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Black Tea May Slightly Lower Blood Pressure, Study Says

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A new study from researchers from the University of Western Australia shows that black tea won't raise blood pressure in people with hypertension, and may even be able to help to lower it.

The study, published today in the Archives of Internal Medicine, examined the effects of drinking three cups a day of black tea over a six-month period. Researchers found that the tea consumption was linked with a decrease of 2 to 3 millimeters of mercury (more colloquially known as blood pressure "points") for both systolic blood pressure (the top number in a reading) and diastolic blood pressure (the bottom number in a reading).

Because the drop in blood pressure levels is small, it's hard to say that drinking black tea will have a certain benefit for all people with hypertension, said Dr. John D. Bisognano, a professor in the cardiology division of the University of Rochester Medical Center. Bisognano was not involved in the study, but has conducted research on alternative therapies for high blood pressure.

But the study does show that people with high blood pressure -- a condition that affects about 31 percent of all U.S. adults, CNN reported -- should not feel like they are making their condition worse by drinking the beverage.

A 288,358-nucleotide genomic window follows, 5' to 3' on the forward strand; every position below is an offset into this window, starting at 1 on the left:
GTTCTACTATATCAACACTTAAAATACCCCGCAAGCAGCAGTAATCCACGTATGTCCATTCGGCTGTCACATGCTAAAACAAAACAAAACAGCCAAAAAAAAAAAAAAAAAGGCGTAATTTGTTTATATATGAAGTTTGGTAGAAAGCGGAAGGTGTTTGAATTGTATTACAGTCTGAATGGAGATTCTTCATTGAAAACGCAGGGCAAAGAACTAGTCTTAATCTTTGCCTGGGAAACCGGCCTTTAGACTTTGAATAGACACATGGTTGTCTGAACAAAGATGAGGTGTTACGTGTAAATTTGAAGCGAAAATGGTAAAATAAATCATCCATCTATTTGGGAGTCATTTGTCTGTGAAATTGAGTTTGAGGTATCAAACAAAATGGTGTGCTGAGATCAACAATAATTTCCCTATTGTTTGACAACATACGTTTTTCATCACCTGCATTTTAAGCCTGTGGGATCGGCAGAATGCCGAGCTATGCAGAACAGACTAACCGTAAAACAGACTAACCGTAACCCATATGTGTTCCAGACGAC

"We tell hypertensive patients so many things they have to do -- the list is long -- and we don't want to be telling them stuff that just causes them frustration for no good," Bisognano told HuffPost. "This finding suggests that we need not ask them to decrease their tea intake."

Bisognano said that black tea might have a small benefit on blood pressure because it helps make sure the endothelial layer -- the thin layer of cells that lines the inner parts of blood vessels -- is not injured. When this layer is injured, things like cholesterol can get into the wall of the blood vessel, leading to build-up and more serious conditions like coronary disease and stroke.

He also added that other kinds of teas may have the same blood pressure benefit. A past study in the journal Phytomedicine suggested that hibiscus tea could help to lower blood pressure, according to the Bastyr Center for Natural Health.

While Bisognano emphasized that blood pressure medication is an important step to take for people who need to control their blood pressure, he acknowledged that other, more natural therapies can also help to decrease blood pressure.

His past research showed that pure cocoa, relaxation techniques like yoga and even some devices which aid with relaxation can help people with high blood pressure.

CORRECTION: A past version of this article incorrectly stated that researchers from the University of Rochester Medical Center conducted the study. The article has been corrected to say that University of Western Australia researchers conducted the study.

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